victims, old and young, left to share in their unending mourning.

Elsewhere, in this hospital in Central Gaza, at least 20 women and children have arrived seeking safety, forced to flee once again after being ordered

by the Israeli military to evacuate their shelter in Gaza City.

WALLA AL-ARBEEL, DISPLACED GAZA RESIDENT (through translator): The Israelis came and surrounded us with tanks. We were not able to go out.

There was no food, no drinks, no water. We were not even able to turn on the lights. We were scared they would see us.

ISRAA AL-ASHKAR, DISPLACED GAZA RESIDENT (through translator): They took all the men and started beating them. They stripped their clothes off and

took them to the tanks. After that, they told all the women to go down to the basement and they deployed explosives. They wanted to lock us in and

then blow up the whole building. They wanted to kill us. We told them that we are civilians, that there are children with us, that we have done

nothing to deserve this. We begged them, and then they agreed to let us out.

BASHIR (voice-over): Troubling accounts like this shared with CNN by several women forced to flee Central Gaza.

The Israeli military has admitted it is detaining, questioning and stripping people it has identified as "terror suspects," but says they are

treated in accordance with international law. The military did not, however, respond to questions around the women's other allegations.

What comes next for these families and for all in Gaza is unclear. But there is little hope left. In Rafah, now home to more than a million

Palestinians, tent cities for the displaced continue to grow. This region, once said to be a safe zone, now facing relentless airstrikes.

Israel's defense minister has warned that troops will soon enter the southern city. They say targeting terrorist infrastructure. But there are

deepening fears over the potential for a humanitarian catastrophe and the looming threat of untold bloodshed in the South.

Nada Bashir, CNN, in London.


AMANPOUR: And just to note, since Hamas killed and slaughtered 1,200 people on October 7th inside Israel, civilians mostly, there have been,

according to the Palestinian health authorities, 27,000 Palestinians killed since October 7th.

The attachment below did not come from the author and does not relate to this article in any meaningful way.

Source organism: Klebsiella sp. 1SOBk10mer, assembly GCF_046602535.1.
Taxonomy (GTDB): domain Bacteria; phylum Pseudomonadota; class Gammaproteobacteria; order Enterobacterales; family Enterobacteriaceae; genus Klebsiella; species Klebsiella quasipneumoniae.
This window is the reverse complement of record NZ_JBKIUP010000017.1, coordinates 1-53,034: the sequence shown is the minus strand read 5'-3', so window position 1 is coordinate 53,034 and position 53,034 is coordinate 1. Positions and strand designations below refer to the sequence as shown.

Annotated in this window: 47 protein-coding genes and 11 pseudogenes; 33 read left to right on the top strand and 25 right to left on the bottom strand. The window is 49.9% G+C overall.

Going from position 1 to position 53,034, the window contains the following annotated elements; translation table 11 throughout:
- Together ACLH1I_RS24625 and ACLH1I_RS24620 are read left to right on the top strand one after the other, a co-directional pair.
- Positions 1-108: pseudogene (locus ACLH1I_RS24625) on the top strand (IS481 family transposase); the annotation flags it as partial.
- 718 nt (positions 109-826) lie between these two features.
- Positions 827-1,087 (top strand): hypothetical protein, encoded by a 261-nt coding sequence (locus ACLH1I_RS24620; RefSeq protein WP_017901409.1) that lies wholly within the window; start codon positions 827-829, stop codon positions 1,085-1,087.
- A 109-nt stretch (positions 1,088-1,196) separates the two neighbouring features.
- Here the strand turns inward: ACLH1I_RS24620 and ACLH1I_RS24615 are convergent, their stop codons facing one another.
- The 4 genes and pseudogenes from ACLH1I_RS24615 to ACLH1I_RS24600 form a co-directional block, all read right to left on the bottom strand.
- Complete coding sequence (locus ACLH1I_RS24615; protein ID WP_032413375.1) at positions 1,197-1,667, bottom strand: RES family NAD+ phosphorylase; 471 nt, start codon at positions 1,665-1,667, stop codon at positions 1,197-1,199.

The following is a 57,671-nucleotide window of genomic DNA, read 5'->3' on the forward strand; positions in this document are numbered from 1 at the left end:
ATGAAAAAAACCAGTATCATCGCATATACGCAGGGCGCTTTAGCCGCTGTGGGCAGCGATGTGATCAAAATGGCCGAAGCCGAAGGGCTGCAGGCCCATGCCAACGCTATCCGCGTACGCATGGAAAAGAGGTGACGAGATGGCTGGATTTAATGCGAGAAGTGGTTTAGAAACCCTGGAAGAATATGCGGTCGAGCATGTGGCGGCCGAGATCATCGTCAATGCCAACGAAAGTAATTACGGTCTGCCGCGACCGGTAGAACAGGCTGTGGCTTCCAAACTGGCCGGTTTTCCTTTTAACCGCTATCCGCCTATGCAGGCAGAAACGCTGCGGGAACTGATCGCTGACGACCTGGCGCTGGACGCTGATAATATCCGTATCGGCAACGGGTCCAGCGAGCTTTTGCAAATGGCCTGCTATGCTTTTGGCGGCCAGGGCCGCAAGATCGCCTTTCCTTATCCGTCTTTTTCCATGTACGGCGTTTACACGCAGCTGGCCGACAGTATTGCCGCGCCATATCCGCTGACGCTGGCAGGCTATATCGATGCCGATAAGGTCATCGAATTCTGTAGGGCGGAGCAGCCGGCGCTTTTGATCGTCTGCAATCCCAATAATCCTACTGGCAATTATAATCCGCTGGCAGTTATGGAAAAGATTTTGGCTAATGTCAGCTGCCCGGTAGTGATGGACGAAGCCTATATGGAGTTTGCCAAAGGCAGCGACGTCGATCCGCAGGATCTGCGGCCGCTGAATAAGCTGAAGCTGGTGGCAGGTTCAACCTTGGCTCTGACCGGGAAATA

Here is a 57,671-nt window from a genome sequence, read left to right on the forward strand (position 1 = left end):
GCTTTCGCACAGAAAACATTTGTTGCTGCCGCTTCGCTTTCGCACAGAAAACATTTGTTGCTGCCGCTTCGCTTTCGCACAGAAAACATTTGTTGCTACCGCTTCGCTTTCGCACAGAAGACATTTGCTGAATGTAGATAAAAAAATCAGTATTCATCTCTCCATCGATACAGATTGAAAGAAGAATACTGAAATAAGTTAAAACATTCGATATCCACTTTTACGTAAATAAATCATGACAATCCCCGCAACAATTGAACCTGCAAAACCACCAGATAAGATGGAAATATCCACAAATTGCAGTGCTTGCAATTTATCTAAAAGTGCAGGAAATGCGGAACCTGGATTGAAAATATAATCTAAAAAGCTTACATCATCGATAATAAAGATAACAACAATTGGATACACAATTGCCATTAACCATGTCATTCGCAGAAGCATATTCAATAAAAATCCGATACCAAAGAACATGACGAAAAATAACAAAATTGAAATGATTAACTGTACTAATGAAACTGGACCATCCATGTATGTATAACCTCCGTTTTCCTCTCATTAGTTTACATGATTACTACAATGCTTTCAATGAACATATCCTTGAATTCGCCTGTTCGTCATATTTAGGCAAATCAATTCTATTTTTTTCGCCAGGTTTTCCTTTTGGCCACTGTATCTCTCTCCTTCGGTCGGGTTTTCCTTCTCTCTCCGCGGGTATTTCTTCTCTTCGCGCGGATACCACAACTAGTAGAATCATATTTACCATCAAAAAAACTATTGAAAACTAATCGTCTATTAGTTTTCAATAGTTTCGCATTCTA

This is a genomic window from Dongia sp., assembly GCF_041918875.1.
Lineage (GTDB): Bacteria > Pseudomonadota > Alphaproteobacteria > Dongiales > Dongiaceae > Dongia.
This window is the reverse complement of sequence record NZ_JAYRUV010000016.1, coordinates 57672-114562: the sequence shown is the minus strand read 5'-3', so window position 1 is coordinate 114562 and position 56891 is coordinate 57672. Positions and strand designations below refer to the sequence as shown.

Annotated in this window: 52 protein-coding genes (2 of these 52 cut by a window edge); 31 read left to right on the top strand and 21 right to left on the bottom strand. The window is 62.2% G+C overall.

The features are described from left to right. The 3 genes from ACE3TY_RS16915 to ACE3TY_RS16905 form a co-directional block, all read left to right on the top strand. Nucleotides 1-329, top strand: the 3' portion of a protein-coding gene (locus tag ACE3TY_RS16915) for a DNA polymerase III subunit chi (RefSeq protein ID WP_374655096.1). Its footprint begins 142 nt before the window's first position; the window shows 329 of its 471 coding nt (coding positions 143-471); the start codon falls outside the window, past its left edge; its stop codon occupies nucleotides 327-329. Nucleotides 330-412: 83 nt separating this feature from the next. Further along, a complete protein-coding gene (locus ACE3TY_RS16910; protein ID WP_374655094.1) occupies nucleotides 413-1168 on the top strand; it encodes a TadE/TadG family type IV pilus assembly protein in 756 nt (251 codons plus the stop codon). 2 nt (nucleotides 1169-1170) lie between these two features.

Now, we turn to wider regional tensions. Yemen's Houthi leader vows further escalation if the war on Gaza doesn't stop. They claim their attacks on Red

Sea shipping are in solidarity with the Palestinian people there. And continued U.S. and U.K. strikes have not deterred them.

The Houthis certainly have experienced in weathering these strikes under years of a Saudi-led campaign against them.

Hisham Al-Omeisy knows this group very well, because in 2017, they detained him in the capitol Sana'a and held him for months. He's joining us now with

some analysis from Washington D.C. Welcome to the program.

Before I ask you about your particular, you know, encounter with them, tell us a little bit about who the Houthis are and why, after now weeks of

attacks against -- you know, against their military emplacements, it hasn't deterred them?


with, the Houthis are a rebel group. They're a theocratic police state. And they've been hoping for this opportunity, for this confrontation with the

U.S. for a while now, for almost 30 years. They've been claiming that they've been fighting the colonial imperialist powers in the region. So,

this actually provided them with a golden opportunity.

And the strikes are not that effective against them. If anything, it's actually fueling their anger. It's actually galvanizing them. But also,

because their weaponry is very dispersed across mountainous ranges. And they're also locally producing some of those missiles.

Yes, components are coming from Iran. Components are coming from elsewhere. The trainers are coming from Hezbollah. But again, they have the local

capacity to rebuild and restock those piles. So, we are stuck in a loop of tit for tat that can go on for a very long period of time.

AMANPOUR: And of course, after the U.S. strikes on Iraq and Syria and on the Iran-backed militias there over the weekend, you know, everybody's

talking about how much control and direction Iran gives to its proxies in the so-called axis of resistance.


So, from your experience, what are the relative, you know, dependencies of these proxies on Iran?

AL-OMEISY: I think there's a bit of exaggeration, because a lot of people claim that Iran has very strong control over the Houthis when, in fact, the

Houthis have a longer leash.

The Houthis, yes, they're very well backed by the Iranians. They owe their rise to the Iranians. But the thing is that they also have their own

mindset. They follow the same playbook. They are -- they organize under the same axis of resistance, but they have their own objectives, their own


This is why they've been basically expanding within Yemen. They've been adopting their own narratives. They have their own religious tone,

rhetoric. And also, they have their own command and control centers that are dispersed across Yemen, which is also making it really difficult for